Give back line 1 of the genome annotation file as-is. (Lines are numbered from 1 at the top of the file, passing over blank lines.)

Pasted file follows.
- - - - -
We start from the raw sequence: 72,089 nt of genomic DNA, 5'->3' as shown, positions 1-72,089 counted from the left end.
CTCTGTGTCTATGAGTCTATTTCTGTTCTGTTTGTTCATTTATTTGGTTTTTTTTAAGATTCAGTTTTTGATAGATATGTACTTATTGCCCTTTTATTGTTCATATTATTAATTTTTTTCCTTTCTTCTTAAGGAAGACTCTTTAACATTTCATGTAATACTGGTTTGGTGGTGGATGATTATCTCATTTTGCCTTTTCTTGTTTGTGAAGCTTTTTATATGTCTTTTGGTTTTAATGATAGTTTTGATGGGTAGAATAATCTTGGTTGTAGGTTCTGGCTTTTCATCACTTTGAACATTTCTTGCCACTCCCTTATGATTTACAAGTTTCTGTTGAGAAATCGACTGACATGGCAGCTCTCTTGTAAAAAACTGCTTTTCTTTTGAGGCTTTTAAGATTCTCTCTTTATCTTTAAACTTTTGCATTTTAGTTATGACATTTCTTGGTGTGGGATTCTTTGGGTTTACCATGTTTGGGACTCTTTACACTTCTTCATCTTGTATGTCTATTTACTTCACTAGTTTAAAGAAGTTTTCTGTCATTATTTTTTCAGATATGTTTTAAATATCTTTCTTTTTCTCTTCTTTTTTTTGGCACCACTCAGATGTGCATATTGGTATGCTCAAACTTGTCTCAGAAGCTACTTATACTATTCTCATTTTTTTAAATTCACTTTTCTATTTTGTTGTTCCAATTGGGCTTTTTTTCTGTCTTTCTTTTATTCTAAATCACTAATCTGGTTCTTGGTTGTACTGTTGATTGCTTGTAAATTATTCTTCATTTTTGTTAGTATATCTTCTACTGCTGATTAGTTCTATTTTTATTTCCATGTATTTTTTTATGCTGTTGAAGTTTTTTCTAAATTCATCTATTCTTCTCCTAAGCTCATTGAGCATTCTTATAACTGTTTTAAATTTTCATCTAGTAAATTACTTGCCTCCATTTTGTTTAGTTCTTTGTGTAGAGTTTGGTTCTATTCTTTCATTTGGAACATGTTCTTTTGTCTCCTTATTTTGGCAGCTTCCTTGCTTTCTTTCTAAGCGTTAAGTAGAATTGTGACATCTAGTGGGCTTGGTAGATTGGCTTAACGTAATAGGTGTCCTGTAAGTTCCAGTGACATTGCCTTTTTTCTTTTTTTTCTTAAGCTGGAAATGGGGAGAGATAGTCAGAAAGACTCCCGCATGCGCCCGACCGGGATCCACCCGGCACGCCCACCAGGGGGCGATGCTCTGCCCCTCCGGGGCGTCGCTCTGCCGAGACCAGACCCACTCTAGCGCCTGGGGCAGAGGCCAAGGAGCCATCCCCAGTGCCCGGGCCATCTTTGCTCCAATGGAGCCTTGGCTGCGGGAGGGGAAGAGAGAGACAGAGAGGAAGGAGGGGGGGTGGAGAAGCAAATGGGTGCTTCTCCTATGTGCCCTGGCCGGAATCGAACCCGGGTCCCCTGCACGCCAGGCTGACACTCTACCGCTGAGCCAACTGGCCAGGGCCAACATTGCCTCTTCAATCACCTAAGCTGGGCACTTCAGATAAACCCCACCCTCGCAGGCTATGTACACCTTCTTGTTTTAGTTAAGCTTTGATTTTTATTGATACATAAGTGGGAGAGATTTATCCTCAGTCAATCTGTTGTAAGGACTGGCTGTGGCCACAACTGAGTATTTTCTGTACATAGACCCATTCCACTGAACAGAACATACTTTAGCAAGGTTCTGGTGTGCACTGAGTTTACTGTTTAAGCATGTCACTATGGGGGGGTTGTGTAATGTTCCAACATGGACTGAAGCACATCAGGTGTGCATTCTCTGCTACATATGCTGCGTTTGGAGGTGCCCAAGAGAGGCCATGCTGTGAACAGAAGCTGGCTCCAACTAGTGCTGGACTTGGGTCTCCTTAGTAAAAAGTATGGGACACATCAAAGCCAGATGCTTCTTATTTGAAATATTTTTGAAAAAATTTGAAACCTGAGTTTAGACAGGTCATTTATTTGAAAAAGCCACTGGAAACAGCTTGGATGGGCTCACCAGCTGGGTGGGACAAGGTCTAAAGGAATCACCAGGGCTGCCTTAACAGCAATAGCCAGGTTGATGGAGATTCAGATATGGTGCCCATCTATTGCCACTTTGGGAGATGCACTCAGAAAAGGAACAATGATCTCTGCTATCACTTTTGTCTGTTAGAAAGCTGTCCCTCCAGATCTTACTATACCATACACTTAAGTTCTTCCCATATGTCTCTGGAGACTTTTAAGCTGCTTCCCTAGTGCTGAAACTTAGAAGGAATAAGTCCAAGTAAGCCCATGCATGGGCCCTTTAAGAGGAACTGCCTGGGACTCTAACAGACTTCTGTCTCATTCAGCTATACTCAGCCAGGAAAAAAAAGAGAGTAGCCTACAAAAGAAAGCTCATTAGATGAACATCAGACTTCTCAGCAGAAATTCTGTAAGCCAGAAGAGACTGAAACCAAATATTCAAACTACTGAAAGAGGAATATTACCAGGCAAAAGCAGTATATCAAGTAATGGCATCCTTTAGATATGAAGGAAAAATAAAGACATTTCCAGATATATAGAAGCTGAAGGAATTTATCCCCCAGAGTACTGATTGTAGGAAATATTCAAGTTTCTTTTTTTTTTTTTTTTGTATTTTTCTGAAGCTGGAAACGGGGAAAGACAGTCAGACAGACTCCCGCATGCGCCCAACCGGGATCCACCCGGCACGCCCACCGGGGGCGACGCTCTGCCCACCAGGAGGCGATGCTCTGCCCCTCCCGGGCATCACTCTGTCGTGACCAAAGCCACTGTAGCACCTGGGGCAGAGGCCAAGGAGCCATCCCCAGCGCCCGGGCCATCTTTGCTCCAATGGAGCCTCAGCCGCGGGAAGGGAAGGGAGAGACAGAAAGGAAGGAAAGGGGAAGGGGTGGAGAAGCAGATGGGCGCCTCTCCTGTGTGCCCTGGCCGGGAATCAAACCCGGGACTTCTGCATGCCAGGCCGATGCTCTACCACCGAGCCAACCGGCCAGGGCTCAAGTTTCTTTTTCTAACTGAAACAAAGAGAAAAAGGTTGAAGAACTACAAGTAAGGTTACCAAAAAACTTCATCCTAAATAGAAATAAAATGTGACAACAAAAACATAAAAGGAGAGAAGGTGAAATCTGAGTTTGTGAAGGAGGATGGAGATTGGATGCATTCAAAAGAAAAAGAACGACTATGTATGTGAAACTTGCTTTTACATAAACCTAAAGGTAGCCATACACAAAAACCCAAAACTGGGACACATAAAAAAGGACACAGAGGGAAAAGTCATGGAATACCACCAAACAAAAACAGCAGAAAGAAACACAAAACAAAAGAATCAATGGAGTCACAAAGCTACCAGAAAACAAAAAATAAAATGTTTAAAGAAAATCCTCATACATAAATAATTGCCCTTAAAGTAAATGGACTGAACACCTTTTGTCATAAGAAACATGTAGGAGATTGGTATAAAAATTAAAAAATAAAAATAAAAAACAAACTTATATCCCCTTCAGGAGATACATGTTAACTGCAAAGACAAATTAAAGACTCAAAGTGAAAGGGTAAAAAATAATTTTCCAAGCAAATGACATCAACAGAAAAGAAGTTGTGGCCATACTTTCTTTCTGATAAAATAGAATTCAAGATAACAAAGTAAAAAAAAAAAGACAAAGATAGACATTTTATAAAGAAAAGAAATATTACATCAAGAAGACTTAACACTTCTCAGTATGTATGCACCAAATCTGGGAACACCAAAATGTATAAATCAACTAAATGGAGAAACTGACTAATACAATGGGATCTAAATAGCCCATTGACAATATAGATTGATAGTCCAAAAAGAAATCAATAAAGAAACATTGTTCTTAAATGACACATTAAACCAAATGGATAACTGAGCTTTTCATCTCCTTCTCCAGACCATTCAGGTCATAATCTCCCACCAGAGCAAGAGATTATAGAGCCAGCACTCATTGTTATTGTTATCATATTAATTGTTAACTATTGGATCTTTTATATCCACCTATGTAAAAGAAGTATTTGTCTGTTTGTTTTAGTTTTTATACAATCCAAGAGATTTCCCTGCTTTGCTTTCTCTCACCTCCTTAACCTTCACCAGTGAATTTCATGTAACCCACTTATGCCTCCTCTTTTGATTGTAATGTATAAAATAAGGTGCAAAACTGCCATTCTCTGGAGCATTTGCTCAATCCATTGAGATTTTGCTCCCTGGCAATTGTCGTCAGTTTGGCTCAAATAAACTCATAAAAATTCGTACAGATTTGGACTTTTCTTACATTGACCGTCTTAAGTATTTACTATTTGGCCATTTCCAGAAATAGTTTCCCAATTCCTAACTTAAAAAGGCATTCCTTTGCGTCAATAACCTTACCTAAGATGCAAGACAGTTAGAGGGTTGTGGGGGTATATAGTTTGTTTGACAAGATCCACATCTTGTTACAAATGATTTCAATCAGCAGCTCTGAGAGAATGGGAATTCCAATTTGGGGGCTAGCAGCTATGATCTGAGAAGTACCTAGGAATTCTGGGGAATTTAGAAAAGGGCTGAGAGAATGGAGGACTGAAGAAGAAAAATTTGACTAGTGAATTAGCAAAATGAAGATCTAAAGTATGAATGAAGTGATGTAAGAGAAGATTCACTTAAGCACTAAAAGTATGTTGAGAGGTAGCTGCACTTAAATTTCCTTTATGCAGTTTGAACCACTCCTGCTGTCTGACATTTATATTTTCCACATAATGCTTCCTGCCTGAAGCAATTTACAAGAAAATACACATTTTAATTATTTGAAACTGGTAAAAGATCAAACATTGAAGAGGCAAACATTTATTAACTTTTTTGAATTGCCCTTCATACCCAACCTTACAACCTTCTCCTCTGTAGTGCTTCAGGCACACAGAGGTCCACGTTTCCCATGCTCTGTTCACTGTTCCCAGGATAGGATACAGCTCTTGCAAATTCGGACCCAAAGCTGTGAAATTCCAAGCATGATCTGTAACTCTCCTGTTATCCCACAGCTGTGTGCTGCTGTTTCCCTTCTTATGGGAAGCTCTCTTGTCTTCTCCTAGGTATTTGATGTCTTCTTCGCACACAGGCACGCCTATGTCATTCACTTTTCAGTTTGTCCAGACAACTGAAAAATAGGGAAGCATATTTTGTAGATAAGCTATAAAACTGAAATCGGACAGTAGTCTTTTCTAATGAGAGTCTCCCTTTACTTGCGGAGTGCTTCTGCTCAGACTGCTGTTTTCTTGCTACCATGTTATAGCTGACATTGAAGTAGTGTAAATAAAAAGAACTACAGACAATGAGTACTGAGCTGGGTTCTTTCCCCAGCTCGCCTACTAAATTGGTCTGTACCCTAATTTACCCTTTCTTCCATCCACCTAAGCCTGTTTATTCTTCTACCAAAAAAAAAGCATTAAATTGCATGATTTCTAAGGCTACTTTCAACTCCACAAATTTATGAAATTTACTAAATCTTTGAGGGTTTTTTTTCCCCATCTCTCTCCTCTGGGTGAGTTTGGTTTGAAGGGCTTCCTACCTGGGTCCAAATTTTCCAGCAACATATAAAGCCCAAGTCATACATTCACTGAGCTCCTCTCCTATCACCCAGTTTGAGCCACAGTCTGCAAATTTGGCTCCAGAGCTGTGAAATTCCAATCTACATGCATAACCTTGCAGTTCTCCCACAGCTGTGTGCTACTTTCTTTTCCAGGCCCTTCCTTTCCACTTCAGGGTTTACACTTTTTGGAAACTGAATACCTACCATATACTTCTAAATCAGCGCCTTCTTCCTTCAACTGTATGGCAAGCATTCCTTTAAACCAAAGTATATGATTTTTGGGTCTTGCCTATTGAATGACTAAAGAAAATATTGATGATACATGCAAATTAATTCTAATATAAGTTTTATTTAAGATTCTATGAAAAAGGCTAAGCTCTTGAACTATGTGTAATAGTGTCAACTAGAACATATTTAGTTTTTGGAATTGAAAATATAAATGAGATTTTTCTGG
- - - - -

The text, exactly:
We start from the raw sequence: 72,089 nt of genomic DNA, 5'->3' as shown, positions 1-72,089 counted from the left end.